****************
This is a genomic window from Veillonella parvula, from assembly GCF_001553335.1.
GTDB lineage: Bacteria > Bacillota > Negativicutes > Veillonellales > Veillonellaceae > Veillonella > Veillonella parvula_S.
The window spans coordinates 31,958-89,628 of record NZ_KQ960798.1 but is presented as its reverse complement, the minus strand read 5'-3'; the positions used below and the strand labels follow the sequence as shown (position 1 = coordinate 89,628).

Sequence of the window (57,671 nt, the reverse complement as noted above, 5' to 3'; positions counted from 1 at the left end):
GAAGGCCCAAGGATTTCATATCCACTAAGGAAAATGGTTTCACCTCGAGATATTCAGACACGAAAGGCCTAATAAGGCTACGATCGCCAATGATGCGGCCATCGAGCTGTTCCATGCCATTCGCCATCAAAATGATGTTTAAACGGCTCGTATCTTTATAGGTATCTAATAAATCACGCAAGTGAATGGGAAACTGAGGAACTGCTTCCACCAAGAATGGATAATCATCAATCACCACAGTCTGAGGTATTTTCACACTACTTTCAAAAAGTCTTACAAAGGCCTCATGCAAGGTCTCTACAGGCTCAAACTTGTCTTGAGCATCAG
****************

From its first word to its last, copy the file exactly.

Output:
This is a genomic window from Veillonella parvula, from assembly GCF_001553335.1.
GTDB lineage: Bacteria > Bacillota > Negativicutes > Veillonellales > Veillonellaceae > Veillonella > Veillonella parvula_S.
The window spans coordinates 31,958-89,628 of record NZ_KQ960798.1 but is presented as its reverse complement, the minus strand read 5'-3'; the positions used below and the strand labels follow the sequence as shown (position 1 = coordinate 89,628).

Sequence of the window (57,671 nt, the reverse complement as noted above, 5' to 3'; positions counted from 1 at the left end):
GAAGGCCCAAGGATTTCATATCCACTAAGGAAAATGGTTTCACCTCGAGATATTCAGACACGAAAGGCCTAATAAGGCTACGATCGCCAATGATGCGGCCATCGAGCTGTTCCATGCCATTCGCCATCAAAATGATGTTTAAACGGCTCGTATCTTTATAGGTATCTAATAAATCACGCAAGTGAATGGGAAACTGAGGAACTGCTTCCACCAAGAATGGATAATCATCAATCACCACAGTCTGAGGTATTTTCACACTACTTTCAAAAAGTCTTACAAAGGCCTCATGCAAGGTCTCTACAGGCTCAAACTTGTCTTGAGCATCAG